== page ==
FLORIDA -- The state of Florida is holding its first state-sanctioned bear hunt in over 20 years. It was supposed to last a week, but so many bears have been killed, it might close earlier than expected.
When the hunt started on Saturday, officials said that up to 320 bears could legally be killed. By mid-day on Sunday, hunters had killed 293 bears. The Florida Wildlife Commission may shut down the project on Sunday night, but stressed in a conference call that the numbers are still in range.
"None of these numbers are worrying to us. We have large, resilient, growing bear populations." said Dr. Thomas Eason, Director of the Division of Habitat & Species Conservation at the Florida Fish and Wildlife Conservation Commission.
In 2012, the black bear was still on the endangered species list. Now, wildlife officers estimate there are more than 3,000 bears in Florida, and fewer places for them to live.
Cameras have caught bears walking by bicyclists on a neighborhood street, roaming through yards and going through garbage. Central Florida hunter Bryan Smith said the bears have become a nuisance.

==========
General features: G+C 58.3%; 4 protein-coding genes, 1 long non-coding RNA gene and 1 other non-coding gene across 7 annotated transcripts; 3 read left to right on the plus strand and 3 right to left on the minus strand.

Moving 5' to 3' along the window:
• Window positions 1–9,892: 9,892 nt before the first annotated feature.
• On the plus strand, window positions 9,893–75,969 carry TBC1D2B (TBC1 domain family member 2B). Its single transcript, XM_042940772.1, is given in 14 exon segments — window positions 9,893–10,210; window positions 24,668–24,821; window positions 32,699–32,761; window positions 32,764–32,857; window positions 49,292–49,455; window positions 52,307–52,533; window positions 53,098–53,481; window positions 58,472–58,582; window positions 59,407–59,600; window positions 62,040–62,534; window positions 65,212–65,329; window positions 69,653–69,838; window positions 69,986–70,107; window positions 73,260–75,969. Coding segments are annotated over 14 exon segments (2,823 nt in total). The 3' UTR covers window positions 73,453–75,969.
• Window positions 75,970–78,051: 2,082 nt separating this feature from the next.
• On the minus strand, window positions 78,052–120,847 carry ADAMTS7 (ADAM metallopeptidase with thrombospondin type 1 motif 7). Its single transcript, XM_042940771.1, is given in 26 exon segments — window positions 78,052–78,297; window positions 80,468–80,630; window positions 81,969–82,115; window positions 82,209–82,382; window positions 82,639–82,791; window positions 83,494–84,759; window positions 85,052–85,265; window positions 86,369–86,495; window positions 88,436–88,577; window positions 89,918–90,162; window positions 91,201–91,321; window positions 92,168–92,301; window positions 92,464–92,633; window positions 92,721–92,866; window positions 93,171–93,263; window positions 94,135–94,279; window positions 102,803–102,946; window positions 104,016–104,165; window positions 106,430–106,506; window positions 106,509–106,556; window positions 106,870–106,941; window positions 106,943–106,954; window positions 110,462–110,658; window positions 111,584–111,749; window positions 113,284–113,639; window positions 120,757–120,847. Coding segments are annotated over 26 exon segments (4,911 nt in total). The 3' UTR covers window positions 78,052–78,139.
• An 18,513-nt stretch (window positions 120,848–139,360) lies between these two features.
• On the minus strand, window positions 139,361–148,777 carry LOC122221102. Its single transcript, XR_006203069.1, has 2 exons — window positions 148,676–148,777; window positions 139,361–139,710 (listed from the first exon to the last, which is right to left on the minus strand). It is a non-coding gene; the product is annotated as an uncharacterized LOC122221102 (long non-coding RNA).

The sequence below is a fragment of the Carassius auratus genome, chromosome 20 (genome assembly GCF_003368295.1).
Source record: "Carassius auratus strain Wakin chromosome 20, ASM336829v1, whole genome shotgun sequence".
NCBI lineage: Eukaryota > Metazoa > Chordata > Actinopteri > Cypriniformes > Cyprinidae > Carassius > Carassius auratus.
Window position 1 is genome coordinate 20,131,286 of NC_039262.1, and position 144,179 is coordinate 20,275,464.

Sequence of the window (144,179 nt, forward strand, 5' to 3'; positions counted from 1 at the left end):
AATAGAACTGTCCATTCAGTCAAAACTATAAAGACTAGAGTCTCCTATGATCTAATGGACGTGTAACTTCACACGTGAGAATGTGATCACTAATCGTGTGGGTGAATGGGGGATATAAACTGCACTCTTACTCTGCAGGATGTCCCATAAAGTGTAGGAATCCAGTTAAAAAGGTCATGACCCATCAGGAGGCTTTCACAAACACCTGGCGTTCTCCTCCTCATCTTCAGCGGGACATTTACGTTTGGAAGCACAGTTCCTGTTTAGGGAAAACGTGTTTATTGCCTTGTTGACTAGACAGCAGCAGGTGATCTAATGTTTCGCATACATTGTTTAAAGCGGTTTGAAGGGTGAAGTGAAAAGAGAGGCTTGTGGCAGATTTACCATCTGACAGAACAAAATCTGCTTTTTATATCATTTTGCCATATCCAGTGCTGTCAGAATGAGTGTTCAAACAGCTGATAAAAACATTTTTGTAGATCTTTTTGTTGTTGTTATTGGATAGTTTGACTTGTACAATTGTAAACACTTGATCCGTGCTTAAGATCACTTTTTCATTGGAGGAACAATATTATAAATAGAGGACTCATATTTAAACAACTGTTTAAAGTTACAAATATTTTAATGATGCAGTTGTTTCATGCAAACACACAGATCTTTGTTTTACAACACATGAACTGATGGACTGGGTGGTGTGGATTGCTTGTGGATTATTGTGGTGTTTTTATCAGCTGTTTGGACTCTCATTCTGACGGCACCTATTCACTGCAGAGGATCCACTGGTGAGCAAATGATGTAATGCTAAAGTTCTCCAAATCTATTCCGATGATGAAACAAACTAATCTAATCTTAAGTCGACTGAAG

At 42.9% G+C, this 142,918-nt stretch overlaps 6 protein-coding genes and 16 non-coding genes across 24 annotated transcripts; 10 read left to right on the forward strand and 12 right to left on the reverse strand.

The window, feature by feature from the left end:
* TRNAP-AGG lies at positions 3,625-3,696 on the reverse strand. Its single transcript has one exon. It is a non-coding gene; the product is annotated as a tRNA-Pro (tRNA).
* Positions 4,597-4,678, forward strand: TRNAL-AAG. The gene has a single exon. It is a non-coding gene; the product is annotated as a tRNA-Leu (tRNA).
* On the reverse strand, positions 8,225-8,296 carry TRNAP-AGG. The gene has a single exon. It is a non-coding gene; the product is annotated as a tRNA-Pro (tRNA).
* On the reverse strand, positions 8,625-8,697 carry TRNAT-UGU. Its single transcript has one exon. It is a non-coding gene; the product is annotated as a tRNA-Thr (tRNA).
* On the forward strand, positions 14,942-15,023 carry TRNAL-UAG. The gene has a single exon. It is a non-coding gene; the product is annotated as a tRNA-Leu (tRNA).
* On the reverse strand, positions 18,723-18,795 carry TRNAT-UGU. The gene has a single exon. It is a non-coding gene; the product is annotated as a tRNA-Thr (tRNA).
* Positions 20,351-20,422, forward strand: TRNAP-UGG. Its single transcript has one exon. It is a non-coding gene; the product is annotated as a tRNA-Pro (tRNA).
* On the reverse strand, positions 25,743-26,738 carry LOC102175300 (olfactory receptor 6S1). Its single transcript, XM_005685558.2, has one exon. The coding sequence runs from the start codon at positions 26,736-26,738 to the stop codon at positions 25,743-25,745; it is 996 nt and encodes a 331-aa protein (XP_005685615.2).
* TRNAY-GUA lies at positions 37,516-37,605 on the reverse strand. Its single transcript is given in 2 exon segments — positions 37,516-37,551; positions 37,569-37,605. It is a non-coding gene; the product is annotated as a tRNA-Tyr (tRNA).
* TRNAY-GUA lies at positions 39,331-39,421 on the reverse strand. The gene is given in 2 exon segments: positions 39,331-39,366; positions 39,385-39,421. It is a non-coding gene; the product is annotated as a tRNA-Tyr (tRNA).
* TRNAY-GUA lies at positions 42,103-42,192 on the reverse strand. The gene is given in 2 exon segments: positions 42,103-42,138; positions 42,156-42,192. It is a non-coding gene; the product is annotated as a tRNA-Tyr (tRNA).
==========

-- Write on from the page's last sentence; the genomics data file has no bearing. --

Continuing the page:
"They do a lot of damage on the property," he said. "It's nice being able to take this one out."
Animal rights activists protested for six months before the hunt, which was unsuccessfully challenged in court. Opponents like Nicole Bower monitored the bears being brought in.
"It's beyond me that that is our only means, is just to kill them," she said.
More than 37,000 hunters got permits. Seventy-year-old grandma, Glynda Bryant, was one of them.
"Yeah, you gotta be in it to win it," she said.
She came home empty handed, but was glad to see the hunt was successful overall.
"The basic problem with some of these bears is they're just roaming around...they tear stuff up," she said.
Wildlife officials admit the hunt went much faster than they thought it would. Despite that, they didn't have many problems. Just one hunter was ticketed for killing a bear cub. Another received a warning for killing a bear that was underweight.